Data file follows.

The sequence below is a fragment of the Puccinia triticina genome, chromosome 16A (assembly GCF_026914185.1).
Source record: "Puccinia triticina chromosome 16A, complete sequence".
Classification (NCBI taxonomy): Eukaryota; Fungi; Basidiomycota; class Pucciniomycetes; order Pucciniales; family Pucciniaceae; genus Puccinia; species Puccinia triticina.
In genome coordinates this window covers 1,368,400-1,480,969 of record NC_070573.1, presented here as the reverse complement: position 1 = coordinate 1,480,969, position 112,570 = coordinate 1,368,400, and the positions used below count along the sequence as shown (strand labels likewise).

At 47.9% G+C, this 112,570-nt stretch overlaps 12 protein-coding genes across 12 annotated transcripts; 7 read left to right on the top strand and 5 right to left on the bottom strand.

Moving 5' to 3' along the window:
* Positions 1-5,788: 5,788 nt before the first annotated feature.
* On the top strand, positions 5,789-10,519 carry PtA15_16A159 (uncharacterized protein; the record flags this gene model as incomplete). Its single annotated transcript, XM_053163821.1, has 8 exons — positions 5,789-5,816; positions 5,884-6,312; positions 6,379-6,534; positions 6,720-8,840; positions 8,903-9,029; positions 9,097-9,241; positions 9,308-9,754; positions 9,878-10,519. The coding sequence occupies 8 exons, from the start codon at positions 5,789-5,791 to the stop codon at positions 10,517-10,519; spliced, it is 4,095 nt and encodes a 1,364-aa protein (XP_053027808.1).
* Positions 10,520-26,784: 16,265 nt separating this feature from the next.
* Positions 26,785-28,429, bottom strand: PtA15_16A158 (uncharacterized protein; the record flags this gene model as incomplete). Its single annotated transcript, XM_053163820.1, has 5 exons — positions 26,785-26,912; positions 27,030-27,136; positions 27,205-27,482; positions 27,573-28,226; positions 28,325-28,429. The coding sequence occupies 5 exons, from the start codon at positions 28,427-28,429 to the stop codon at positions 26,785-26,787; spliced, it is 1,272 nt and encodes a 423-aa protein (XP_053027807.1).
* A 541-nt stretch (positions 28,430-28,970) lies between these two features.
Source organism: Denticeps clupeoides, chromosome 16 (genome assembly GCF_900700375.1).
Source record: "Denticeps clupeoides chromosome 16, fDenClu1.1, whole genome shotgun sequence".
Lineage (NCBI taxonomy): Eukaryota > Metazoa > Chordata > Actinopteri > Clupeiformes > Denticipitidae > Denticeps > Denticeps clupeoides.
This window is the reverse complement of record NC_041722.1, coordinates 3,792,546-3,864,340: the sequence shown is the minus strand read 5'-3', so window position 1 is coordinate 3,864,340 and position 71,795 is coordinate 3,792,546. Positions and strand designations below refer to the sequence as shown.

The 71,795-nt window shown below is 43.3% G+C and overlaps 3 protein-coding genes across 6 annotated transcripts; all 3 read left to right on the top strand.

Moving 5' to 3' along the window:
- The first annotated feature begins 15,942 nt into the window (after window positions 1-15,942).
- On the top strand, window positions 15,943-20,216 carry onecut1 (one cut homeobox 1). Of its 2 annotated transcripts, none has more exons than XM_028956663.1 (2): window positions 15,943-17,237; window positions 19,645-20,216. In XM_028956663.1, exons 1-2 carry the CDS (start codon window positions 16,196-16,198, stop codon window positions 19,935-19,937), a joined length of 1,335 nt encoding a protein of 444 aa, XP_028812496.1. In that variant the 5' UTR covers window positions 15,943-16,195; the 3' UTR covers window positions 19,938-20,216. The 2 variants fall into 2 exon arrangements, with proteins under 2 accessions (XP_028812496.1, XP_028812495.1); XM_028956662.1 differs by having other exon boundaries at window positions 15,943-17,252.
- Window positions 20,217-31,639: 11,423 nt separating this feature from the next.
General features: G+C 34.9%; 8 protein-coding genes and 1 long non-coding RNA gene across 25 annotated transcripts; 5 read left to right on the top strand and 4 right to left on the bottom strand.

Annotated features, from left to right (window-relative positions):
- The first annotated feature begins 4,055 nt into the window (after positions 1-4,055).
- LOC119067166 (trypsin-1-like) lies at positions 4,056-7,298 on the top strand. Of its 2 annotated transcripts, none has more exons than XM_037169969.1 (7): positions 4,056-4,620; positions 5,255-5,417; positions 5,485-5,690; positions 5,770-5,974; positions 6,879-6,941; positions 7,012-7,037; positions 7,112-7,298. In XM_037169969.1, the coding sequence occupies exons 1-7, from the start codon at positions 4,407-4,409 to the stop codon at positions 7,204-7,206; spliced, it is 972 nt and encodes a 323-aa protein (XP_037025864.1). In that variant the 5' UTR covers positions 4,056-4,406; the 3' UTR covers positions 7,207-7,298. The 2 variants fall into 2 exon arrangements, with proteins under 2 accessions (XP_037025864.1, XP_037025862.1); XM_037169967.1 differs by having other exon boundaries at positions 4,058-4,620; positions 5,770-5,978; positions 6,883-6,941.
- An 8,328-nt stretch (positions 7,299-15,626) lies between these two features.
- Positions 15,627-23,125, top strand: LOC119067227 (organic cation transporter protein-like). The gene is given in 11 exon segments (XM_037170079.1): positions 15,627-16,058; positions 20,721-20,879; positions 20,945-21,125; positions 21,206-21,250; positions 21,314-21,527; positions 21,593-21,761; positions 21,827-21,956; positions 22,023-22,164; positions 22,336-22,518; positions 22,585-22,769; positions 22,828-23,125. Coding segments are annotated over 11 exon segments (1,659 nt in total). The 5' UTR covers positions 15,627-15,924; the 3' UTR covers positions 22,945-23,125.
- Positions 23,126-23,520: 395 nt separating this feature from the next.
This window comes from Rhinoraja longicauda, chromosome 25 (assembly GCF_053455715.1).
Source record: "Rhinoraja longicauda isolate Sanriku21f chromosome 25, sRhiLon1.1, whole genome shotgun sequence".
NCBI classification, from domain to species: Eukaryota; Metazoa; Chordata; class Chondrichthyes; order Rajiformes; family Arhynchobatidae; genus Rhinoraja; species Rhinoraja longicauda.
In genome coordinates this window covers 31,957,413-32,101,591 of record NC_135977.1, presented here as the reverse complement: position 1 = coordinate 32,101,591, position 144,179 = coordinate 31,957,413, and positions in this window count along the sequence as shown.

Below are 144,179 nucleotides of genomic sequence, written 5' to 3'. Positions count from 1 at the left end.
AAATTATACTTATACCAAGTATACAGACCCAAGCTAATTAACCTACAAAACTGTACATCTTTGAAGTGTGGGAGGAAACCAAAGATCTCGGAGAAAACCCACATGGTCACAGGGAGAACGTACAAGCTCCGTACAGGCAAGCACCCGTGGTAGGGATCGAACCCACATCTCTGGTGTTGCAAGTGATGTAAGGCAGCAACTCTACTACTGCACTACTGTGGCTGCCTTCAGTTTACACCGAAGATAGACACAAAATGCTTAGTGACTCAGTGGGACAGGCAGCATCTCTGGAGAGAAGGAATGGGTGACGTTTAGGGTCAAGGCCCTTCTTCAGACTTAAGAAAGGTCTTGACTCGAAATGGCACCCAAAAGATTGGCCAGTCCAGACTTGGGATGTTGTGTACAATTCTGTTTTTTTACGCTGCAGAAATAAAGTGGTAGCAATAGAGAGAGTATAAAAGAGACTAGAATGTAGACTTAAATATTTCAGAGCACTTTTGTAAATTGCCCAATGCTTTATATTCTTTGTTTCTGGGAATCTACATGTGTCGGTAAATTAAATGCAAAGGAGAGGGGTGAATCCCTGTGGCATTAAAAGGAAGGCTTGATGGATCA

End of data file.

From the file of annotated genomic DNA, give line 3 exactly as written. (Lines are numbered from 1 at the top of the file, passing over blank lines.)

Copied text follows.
Classification (NCBI taxonomy): Eukaryota; Fungi; Basidiomycota; class Pucciniomycetes; order Pucciniales; family Pucciniaceae; genus Puccinia; species Puccinia triticina.